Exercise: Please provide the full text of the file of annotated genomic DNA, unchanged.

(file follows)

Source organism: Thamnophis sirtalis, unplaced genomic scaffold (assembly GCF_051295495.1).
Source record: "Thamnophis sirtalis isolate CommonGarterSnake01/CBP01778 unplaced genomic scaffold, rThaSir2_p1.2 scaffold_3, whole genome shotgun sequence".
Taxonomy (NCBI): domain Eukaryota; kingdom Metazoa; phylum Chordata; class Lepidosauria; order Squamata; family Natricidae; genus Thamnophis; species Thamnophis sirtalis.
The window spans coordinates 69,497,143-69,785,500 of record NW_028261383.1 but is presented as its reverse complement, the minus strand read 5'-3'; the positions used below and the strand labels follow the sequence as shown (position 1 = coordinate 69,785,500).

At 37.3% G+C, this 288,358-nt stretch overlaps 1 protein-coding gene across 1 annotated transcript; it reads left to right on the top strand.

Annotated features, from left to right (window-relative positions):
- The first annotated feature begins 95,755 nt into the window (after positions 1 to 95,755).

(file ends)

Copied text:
Source organism: Thamnophis sirtalis, unplaced genomic scaffold (assembly GCF_051295495.1).
Source record: "Thamnophis sirtalis isolate CommonGarterSnake01/CBP01778 unplaced genomic scaffold, rThaSir2_p1.2 scaffold_3, whole genome shotgun sequence".
Taxonomy (NCBI): domain Eukaryota; kingdom Metazoa; phylum Chordata; class Lepidosauria; order Squamata; family Natricidae; genus Thamnophis; species Thamnophis sirtalis.
The window spans coordinates 69,497,143-69,785,500 of record NW_028261383.1 but is presented as its reverse complement, the minus strand read 5'-3'; the positions used below and the strand labels follow the sequence as shown (position 1 = coordinate 69,785,500).

At 37.3% G+C, this 288,358-nt stretch overlaps 1 protein-coding gene across 1 annotated transcript; it reads left to right on the top strand.

Annotated features, from left to right (window-relative positions):
- The first annotated feature begins 95,755 nt into the window (after positions 1 to 95,755).